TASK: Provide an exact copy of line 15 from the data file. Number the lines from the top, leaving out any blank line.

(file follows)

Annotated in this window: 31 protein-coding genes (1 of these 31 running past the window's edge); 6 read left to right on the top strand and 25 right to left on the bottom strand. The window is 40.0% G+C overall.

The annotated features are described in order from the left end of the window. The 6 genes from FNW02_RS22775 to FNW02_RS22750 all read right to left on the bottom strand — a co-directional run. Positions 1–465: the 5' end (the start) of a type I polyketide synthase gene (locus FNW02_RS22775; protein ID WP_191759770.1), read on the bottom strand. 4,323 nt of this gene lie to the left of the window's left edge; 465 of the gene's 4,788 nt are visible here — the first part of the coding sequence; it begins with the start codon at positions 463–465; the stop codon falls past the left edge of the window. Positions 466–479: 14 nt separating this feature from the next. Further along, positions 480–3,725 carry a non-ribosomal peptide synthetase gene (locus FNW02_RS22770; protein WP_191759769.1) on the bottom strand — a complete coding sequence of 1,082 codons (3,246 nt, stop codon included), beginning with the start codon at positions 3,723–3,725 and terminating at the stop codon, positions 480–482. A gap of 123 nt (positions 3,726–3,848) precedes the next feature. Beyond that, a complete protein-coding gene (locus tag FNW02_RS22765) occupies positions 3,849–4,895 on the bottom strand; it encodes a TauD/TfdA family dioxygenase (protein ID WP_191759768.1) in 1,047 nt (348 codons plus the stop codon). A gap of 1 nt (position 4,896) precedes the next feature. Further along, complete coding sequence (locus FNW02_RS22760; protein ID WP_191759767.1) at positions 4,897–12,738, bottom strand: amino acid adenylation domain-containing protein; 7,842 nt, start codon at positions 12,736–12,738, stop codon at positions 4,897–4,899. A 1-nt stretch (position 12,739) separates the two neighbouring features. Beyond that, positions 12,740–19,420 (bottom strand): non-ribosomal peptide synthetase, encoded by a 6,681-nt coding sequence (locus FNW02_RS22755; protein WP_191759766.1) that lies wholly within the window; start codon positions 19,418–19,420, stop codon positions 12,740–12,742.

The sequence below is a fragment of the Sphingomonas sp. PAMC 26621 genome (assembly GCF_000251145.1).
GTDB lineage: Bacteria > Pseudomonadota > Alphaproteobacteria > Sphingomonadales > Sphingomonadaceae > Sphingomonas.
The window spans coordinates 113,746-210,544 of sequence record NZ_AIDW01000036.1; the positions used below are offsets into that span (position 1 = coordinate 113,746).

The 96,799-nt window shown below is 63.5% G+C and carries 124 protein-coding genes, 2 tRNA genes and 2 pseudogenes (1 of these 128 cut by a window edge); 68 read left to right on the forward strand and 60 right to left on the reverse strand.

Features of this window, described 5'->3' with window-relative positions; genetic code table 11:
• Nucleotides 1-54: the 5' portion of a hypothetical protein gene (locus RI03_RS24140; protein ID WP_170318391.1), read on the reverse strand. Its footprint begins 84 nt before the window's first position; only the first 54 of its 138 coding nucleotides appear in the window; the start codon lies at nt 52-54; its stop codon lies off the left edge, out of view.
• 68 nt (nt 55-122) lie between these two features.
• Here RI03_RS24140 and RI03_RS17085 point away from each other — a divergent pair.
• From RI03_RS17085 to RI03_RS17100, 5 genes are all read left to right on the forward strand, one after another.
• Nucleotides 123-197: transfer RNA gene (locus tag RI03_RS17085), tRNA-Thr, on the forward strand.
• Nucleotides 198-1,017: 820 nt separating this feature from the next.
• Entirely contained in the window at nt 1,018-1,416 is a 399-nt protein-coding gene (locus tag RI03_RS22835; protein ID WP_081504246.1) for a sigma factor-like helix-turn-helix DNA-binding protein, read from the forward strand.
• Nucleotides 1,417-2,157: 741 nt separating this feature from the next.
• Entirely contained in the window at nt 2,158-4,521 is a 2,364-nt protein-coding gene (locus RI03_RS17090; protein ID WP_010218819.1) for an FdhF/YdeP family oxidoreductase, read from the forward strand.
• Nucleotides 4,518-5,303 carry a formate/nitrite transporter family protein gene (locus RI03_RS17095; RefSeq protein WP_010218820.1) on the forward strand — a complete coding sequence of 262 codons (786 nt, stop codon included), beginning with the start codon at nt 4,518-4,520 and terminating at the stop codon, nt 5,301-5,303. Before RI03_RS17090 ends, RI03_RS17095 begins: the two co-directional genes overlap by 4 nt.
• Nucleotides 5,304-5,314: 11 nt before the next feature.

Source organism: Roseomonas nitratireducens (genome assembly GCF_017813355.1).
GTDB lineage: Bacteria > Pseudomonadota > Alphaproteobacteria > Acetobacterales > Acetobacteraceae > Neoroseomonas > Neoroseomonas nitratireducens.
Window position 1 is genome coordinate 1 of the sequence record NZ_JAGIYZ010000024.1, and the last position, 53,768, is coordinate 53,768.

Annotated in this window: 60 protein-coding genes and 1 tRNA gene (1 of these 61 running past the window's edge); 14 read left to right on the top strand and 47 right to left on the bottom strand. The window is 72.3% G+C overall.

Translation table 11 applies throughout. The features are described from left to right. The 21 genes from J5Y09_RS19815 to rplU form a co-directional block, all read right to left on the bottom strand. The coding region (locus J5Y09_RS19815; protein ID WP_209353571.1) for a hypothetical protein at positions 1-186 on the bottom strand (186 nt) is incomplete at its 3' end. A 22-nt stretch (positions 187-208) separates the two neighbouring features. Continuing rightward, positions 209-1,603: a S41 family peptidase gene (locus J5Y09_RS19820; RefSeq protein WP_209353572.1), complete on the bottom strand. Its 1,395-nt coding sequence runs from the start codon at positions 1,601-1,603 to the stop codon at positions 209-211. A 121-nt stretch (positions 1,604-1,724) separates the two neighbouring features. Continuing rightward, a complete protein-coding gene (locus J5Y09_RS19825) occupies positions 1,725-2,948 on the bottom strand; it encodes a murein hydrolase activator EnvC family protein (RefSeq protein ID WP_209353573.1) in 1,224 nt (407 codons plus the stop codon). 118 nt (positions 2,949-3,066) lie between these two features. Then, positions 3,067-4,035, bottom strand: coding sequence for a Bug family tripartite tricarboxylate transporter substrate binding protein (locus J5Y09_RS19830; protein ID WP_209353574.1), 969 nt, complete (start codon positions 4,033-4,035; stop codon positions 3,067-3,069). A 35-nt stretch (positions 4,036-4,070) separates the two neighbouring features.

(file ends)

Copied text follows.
• Nucleotides 1,417-2,157: 741 nt separating this feature from the next.